Now that you have an idea about all of the materials and choices that go into choosing a pickleball paddle, you’re going to want to think about what kind of game you want to play. The type of player you are is just as important as picking your paddle as your height or hand size.
If you want to focus on having ultimate control of your paddle and your swing, then you’re going to want to focus on a lightweight paddle with a smaller grip. You might want to consider a composite paddle with a polymer core. On the other hand, if you know that you’re the type of player that focuses on raw power, a heavier paddle with a normex core might be exactly what you’re looking for.
Both playing styles are completely different but also entirely valid. No playing style is better than the other. It’s important to know how you play before you pick your paddle. If you’re looking for power and choose a paddle that is better for dexterity, your game is definitely going to suffer for it.
Top 5 Best Pickleball Paddles for Beginners
Now that you have all of the information on how to choose a pickleball paddle, it’s time to take a deep dive into the top five picks for paddles, especially for beginners. Scrolling through manufacturing websites, or even just looking at the rack of paddles at the store, can easily overwhelm a beginner.
1. Champion Graphite X Paddle
The Champion Graphite X paddle is from one of the originators of the sport, Pickleball-Inc. Paddles from this particular company are pretty much the standard for the industry and have been around since the late 1980s. This is a great paddle for beginners because who knows pickleball paddles quite like those who were there at the beginning of the sport?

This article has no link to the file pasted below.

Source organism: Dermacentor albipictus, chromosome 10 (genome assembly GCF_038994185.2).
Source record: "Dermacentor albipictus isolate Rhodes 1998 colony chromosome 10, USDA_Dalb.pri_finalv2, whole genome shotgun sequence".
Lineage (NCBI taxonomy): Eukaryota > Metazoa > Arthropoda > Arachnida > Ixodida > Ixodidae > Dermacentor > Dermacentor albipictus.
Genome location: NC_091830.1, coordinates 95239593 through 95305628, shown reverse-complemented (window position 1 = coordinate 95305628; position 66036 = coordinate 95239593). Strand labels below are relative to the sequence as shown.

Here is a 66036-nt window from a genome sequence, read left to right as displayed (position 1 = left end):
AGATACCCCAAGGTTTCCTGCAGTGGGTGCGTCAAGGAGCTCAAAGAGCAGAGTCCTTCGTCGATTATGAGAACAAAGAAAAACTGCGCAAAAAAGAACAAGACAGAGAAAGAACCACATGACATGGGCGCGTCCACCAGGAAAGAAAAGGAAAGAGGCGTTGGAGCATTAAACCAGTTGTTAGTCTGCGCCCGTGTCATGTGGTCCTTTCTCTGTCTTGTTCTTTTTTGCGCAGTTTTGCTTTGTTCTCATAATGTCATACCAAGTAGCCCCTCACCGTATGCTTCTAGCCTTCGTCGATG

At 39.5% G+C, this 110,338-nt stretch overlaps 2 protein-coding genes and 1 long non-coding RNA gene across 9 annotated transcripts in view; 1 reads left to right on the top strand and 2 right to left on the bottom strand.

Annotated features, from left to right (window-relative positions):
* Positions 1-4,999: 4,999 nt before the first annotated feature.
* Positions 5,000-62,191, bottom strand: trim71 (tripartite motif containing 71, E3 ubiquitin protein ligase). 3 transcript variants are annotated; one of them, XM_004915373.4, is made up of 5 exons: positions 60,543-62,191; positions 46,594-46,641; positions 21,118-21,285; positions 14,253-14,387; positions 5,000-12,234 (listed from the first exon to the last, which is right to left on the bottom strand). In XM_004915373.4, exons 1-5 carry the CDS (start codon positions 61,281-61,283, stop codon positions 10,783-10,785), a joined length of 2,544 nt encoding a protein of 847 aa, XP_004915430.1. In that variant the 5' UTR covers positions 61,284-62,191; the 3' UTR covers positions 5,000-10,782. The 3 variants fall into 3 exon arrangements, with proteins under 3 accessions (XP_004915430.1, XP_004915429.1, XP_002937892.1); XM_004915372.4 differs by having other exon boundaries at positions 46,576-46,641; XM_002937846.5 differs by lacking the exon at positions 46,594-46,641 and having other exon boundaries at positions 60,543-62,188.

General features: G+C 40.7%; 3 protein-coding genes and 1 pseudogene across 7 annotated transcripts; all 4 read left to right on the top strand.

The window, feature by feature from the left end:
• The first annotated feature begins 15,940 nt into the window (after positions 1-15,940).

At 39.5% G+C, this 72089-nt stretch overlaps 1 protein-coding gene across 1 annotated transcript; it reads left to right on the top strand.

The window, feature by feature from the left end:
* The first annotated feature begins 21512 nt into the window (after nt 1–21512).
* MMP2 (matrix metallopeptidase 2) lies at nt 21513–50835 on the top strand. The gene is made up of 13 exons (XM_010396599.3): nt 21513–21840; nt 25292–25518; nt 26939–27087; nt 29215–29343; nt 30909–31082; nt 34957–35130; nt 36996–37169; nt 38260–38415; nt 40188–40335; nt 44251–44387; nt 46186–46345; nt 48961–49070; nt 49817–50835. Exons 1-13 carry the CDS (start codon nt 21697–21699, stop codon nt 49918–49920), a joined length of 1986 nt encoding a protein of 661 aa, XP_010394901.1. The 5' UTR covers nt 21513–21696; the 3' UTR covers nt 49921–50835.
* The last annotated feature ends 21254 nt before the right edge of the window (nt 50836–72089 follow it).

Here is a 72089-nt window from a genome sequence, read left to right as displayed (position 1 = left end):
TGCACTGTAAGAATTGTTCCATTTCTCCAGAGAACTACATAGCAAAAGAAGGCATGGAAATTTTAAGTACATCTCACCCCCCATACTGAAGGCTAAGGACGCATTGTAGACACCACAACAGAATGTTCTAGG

The Champion weighs 7.6 to 8.0 oz, which is a good weight for beginners. It has a durable and desirable polymer honeycomb core. This particular core adds a good bit of power behind the swing without adding too much weight.
It has a large paddle face, giving a beginner player a wide sweet spot and a lot of surface area. That large sweet spot will quickly build a beginner’s confidence by helping them make their shots consistently. The Champion also comes with an edge guard to help keep your paddle stronger for longer.
It also comes in five different vintage colors. While this doesn’t affect your game, having a good color paddle makes everyone have a little extra swing in their game.
- Large sweet spot for consistent hits
- Good weight — not too heavy
- Durable honeycomb polymer core for powerful drive
- Good for control, spin, and pops hits
- Head-heavy unbalanced feel
- Higher price point
2. Gamma Fusion 2.0
The Gamma Fusion is a remake of a previous Gamma paddle, updated for the new generation of pickleball players. Gamma is a company that is well known for making its pickleball paddles with extremely comfortable grips, and the Gamma Fusion is no exception. In fact, many manufacturers use Gamma grips, and many players tend to replace their worn grips with ones from Gamma.
This particular paddle is mid-weight, weighing in at 8.0 oz. The wide-body face of the paddle is made with a fiberglass finish that gives the paddle a good feel while still being particularly lightweight.